If you suspect a leak, leave your home or business immediately and call
800-895-2999 or 911 in an emergency once you are safely outside.
Use your senses to recognize a potentially dangerous natural gas leak:
When an odor is persistent or seems to be everywhere, it could be a sign of a gas leak inside your home or with an outside line. Upon detecting such an odor, immediately get everyone out of your home or building, move a safe distance away, and then call for help. Because an electric spark can ignite an explosion, remember to follow these tips:
Clearing snow and ice from natural gas meters is key to avoiding the potential for dangerous natural gas buildup indoors due to vents becoming sealed. We strongly recommend keeping the entire meter assembly clear by gently removing snow or ice from the meter, associated piping, and the roofline above the meter. You should check often to ensure melting snow isn’t dripping on the meter from the roof or nearby trees. Use a shovel around the meter to move snow away. Do not use a snowblower near a meter.
If using a space heater, take care to ensure safety, because more than 65,000 home fires are attributed to heating equipment each year in the United States, according to the Electrical Safety Foundation International. When using a space heater, make sure the heater has the label showing it is listed by a recognized testing laboratory and read the manufacturer’s instructions and warning labels. Additionally, inspect heaters for cracked or broken plugs and connections. Don’t use a space heater if connections are frayed, worn or damaged. Never leave a space heater unattended. Turn it off when leaving a room and don’t go to sleep with a space heater on.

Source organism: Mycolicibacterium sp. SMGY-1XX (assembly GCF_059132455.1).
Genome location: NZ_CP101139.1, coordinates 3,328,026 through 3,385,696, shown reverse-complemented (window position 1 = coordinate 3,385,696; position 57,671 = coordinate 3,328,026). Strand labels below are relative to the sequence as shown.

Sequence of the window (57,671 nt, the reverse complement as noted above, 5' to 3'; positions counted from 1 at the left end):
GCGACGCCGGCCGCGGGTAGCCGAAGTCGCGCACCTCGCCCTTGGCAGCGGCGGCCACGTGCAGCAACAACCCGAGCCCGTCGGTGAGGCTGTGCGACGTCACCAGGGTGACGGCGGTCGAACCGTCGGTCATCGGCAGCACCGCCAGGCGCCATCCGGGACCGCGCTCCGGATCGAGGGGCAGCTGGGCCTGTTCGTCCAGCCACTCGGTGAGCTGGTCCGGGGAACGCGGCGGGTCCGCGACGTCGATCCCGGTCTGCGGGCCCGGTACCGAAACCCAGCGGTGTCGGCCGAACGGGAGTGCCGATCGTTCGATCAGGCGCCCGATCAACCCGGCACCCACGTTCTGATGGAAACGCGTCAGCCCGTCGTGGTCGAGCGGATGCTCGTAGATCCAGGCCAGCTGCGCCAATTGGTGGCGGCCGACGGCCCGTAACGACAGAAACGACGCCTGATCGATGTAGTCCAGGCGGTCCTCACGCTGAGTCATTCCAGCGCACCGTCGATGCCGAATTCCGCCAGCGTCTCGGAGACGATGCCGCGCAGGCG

Visit our Preparing for an Outage page for more information.
While rare, natural gas outages can occur. Power outages can also interrupt natural gas service. Here are some tips for staying warm if your gas service is interrupted while the weather is cold:
In addition, take care when choosing alternative heat sources:
If you are having trouble keeping your home comfortably warm during a natural gas service outage, do not stay overnight. Consider spending the night with family or friends, in a hotel or contact your local police or fire department to see if shelters are available.
Set your hot water heater to no higher than 120 degrees Fahrenheit. This isn't just energy smart—it's also safer, since it reduces the likelihood of accidental burns.
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